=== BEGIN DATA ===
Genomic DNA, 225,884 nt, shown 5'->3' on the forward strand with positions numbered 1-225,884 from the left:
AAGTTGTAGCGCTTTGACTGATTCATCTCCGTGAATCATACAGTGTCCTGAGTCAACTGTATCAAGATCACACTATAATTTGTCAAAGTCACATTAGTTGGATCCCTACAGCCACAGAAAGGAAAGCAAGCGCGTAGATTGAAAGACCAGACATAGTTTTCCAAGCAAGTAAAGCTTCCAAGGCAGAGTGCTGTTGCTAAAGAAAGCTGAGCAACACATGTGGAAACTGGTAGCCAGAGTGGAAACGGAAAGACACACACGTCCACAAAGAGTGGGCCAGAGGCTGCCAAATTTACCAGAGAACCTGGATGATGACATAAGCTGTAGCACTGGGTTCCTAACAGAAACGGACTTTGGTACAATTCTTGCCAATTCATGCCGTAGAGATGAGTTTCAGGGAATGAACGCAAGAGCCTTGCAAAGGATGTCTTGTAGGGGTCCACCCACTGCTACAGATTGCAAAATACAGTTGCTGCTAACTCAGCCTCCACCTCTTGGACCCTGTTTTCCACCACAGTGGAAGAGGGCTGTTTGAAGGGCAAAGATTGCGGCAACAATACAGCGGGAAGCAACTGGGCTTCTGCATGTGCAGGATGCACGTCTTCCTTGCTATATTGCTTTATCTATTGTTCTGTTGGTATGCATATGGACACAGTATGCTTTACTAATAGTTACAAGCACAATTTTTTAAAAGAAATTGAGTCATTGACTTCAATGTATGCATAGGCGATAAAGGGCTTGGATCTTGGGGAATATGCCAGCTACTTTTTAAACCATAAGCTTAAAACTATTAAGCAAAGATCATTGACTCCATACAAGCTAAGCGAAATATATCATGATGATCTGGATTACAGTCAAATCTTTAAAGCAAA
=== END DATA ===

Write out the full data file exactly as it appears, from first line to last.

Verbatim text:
Genomic DNA, 225,884 nt, shown 5'->3' on the forward strand with positions numbered 1-225,884 from the left:
AAGTTGTAGCGCTTTGACTGATTCATCTCCGTGAATCATACAGTGTCCTGAGTCAACTGTATCAAGATCACACTATAATTTGTCAAAGTCACATTAGTTGGATCCCTACAGCCACAGAAAGGAAAGCAAGCGCGTAGATTGAAAGACCAGACATAGTTTTCCAAGCAAGTAAAGCTTCCAAGGCAGAGTGCTGTTGCTAAAGAAAGCTGAGCAACACATGTGGAAACTGGTAGCCAGAGTGGAAACGGAAAGACACACACGTCCACAAAGAGTGGGCCAGAGGCTGCCAAATTTACCAGAGAACCTGGATGATGACATAAGCTGTAGCACTGGGTTCCTAACAGAAACGGACTTTGGTACAATTCTTGCCAATTCATGCCGTAGAGATGAGTTTCAGGGAATGAACGCAAGAGCCTTGCAAAGGATGTCTTGTAGGGGTCCACCCACTGCTACAGATTGCAAAATACAGTTGCTGCTAACTCAGCCTCCACCTCTTGGACCCTGTTTTCCACCACAGTGGAAGAGGGCTGTTTGAAGGGCAAAGATTGCGGCAACAATACAGCGGGAAGCAACTGGGCTTCTGCATGTGCAGGATGCACGTCTTCCTTGCTATATTGCTTTATCTATTGTTCTGTTGGTATGCATATGGACACAGTATGCTTTACTAATAGTTACAAGCACAATTTTTTAAAAGAAATTGAGTCATTGACTTCAATGTATGCATAGGCGATAAAGGGCTTGGATCTTGGGGAATATGCCAGCTACTTTTTAAACCATAAGCTTAAAACTATTAAGCAAAGATCATTGACTCCATACAAGCTAAGCGAAATATATCATGATGATCTGGATTACAGTCAAATCTTTAAAGCAAA